"Don't Worry Darling" has been in the spotlight since the beginning. And this was long before Harry Styles got involved.
It was a film everyone wanted to make — some 18 studios and streaming services were courting Wilde for the chance to partner with her on her sophomore feature as a director: A mid-century psychological thriller about a housewife, Alice (Florence Pugh), who starts to question her picture-perfect life and the mysterious company that her husband Jack (Styles) works for.
But it hasn't stopped making headlines in two years, from Shia LaBeouf's abrupt departure (he was replaced by Styles) to the paparazzi-stoked intrigue around Wilde and Styles' off-camera relationship. Then there was the bizarre moment earlier this year when Wilde was served custody papers, from ex Jason Sudeikis with whom she shares two children, in the middle of a presentation to thousands of exhibitors in Las Vegas.
Even this past week, LaBeouf, who is heading to court next year on abuse allegations from hi ex, FKA twigs, decided to contest the two-year-old narrative that he'd been fired. He gave the entertainment trade Variety emails and texts to prove his case that he quit. It's resulted in buzz you can't buy, but also incessant tabloid and TikTok gossip — all for a film that isn't even out yet.
But soon the conversation will go back to the film itself: "Don't Worry Darling" will have a glamorous debut at the Venice International Film Festival on Sept. 5 before opening in theaters nationwide on Sept. 23. Besides, Wilde doesn't care what gets people into the theater — as long as they go.
Wilde spoke recently about her vision, her disagreement with the ratings board and why Alice is the heroine we need right now. Remarks have been edited for clarity and brevity.
Q: What were some of the big ideas you wanted to explore?
WILDE: I wanted to make what (screenwriter) Katie (Silberman) and I always describe as a Trojan Horse movie: Something that on the outside is beautiful and entertaining but once you crawl inside, it is actually much more complex and potentially really interesting and challenging. I also just really understood that this would be an opportunity for an actress to really flex. It was a heroine I wanted to see on screen. I wanted to create a character with an actress that would represent the kind of woman that I feel like our society needs.
Q: You had originally intended to play the part of Alice. Were you glad about that decision to step back and take a supporting role?
WILDE: Oh yeah. There's no part of me that would want it any other way. I think what Florence did with this role is singularly brilliant. This character is a heroine for the ages. And she, as an actress, is this rare combination of dramatically skillful, comedically brilliant and an action hero who can run like Tom Cruise. Like what actress can do stunts and pull off these incredible emotional acrobatics and do it so effortlessly in an accent that's not even theirs? Like, come on. It's like juggling upside down on the wing of an airplane.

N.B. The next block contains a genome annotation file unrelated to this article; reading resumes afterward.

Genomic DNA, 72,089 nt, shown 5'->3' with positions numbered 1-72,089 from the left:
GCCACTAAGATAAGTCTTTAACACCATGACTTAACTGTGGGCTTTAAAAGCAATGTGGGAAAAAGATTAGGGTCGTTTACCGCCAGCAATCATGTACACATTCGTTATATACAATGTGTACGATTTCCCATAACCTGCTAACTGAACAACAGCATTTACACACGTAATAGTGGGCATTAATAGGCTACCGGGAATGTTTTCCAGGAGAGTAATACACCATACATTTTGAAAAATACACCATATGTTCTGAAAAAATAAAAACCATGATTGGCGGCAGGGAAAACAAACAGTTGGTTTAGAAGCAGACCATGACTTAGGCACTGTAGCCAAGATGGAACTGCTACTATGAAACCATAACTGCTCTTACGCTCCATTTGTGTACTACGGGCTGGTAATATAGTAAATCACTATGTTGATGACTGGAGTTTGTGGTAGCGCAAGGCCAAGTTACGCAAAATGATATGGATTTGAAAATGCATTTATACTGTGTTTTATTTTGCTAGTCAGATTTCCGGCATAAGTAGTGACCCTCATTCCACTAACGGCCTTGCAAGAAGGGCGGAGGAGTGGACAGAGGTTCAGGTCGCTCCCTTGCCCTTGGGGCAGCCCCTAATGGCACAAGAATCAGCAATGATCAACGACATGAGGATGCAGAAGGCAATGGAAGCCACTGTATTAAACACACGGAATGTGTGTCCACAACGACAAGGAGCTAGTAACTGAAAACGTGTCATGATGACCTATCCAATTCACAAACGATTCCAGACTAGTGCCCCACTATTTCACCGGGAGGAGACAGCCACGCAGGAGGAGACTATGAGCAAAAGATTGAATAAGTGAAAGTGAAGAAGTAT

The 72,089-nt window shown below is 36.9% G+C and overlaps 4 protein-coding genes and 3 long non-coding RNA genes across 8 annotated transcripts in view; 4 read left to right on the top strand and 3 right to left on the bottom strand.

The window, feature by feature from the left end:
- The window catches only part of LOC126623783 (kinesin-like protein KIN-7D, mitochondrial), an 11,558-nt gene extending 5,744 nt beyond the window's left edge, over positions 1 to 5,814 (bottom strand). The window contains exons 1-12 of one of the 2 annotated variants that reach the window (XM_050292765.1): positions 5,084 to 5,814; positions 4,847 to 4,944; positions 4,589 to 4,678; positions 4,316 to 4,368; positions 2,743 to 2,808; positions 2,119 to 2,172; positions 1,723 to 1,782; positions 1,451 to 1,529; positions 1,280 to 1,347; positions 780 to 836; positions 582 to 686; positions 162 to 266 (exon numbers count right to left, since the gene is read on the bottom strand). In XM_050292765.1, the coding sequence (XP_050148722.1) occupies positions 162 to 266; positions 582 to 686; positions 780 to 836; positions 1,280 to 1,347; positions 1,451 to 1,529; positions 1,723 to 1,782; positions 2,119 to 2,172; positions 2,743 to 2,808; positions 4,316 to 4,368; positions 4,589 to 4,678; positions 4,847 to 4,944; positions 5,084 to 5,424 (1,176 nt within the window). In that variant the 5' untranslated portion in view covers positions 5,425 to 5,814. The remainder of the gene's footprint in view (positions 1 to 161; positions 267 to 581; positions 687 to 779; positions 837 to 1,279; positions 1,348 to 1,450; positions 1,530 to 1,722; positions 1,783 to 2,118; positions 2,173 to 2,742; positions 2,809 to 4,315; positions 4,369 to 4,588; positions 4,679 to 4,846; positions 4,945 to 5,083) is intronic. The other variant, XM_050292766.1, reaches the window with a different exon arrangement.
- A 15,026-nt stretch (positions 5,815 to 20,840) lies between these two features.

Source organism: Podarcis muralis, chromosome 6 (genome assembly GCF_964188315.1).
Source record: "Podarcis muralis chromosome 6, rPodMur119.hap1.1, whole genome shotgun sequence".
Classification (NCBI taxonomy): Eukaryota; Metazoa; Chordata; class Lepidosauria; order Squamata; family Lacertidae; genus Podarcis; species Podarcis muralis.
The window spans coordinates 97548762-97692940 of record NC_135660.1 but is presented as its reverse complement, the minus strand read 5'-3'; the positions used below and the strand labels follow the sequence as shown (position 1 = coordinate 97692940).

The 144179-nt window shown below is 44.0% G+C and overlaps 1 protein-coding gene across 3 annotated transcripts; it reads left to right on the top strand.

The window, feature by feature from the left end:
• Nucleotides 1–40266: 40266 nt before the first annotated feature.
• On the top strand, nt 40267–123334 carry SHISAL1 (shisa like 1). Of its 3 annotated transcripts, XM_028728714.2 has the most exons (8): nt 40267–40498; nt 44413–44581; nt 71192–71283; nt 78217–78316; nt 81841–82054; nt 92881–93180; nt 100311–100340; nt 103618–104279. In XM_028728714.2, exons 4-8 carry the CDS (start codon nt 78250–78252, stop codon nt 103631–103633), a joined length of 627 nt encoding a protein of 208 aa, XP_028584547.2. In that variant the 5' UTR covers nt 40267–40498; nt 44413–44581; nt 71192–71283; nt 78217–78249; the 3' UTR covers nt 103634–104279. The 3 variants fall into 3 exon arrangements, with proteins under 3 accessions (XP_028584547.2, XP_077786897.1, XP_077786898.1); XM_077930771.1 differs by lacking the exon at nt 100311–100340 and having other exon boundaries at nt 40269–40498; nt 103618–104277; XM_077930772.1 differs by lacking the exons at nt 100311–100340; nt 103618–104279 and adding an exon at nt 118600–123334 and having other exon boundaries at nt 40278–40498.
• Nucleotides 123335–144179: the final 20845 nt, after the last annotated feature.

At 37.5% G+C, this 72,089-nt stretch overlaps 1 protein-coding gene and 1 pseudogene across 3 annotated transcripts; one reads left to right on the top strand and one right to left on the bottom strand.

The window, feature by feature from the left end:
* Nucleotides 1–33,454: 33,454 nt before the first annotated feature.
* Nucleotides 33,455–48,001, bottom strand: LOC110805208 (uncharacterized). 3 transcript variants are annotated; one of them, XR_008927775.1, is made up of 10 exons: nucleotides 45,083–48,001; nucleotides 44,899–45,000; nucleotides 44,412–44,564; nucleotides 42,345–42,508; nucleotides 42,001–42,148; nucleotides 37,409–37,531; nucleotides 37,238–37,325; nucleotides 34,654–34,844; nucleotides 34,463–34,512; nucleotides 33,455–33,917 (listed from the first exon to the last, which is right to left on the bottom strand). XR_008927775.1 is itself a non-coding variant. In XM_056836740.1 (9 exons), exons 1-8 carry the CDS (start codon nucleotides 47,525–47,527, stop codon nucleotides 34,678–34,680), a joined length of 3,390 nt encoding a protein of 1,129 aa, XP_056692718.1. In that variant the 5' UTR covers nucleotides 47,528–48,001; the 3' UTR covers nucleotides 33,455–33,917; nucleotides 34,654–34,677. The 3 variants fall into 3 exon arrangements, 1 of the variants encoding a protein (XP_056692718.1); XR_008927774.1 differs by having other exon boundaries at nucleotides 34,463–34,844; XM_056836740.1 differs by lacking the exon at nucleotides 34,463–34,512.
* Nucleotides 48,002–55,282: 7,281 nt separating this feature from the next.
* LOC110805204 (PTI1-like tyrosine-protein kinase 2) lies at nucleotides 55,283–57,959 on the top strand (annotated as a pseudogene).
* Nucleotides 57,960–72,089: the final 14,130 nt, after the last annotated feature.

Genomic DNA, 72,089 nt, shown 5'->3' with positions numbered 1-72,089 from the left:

Q: You've spoken about some of your stylistic influences, from the photography of Slim Aarons to the erotic thrillers of Adrian Lyne. What were some other touchstones?
WILDE: I am a big fan of the iconography of the 1950s and a lot of the art, architecture, cars, music. This was an opportunity to just really play in that world. The architectural influence of (Richard) Neutra is all over the film.(Cinematographer) Matty Libatique and I were really inspired by Alex Prager and her photography and the idea of creating anxiety through framing and this artificial world that would be incredibly alluring until you look very closely.
And I always make endless playlists and watch lists and reading lists. It was a really funny assortment of material. People were like, what is this movie? You want me to watch "Requiem for a Dream" and "The Truman Show" and "Gentlemen Prefer Blondes," and you want me to read "The Feminine Mystique," but also Jordan Peterson?
Q: "Booksmart" dealt with female sexuality in a very frank way and "Don't Worry Darling" is already provoking conversations around some of the sex acts shown in the trailer. Was that a fight to even include that?
WILDE: Oh, yeah. There's a lot that had to be taken out of the trailer. The MPA came down hard on me and the trailer at the last second and I had to cut some shots, which I was upset about because I thought they it took it up another notch. But of course we still live in a really puritanical society. I do think the lack of eroticism in American film is kind of new. Then when it comes to female pleasure, it's something that we just don't see very often unless you're talking about queer cinema. You know, it's interesting because in a lot of queer films, the female characters are allowed to have more pleasure. Audiences aren't as puritanical as corporations think they are. And yet people get upset. I mean, people are upset with me already over this. I think it's a testament to the film. We want to be provocative. The idea is not to make you feel safe.
Q: This is also a film that has had a spotlight on it from the beginning, resulting in both buzz and gossip. What has that been like for you as a filmmaker?
WILDE: Every filmmaker longs for people to see their film. That's all you want is for people to see it. If people are excited about a film, for whatever reason, what you hope is that it gets them in the door. Whether you are a 1950s car fanatic and that's what's going to get you into this movie, or if you are simply going because you're a fan of our incredible cast, all I care about is that you have the chance to see it, and I hope that people then have the instinct to share it. What I really hope is that people see it again. I think that it's a real second watch film. There's a lot of Easter eggs in there.
Lindsey Bahr is an AP film writer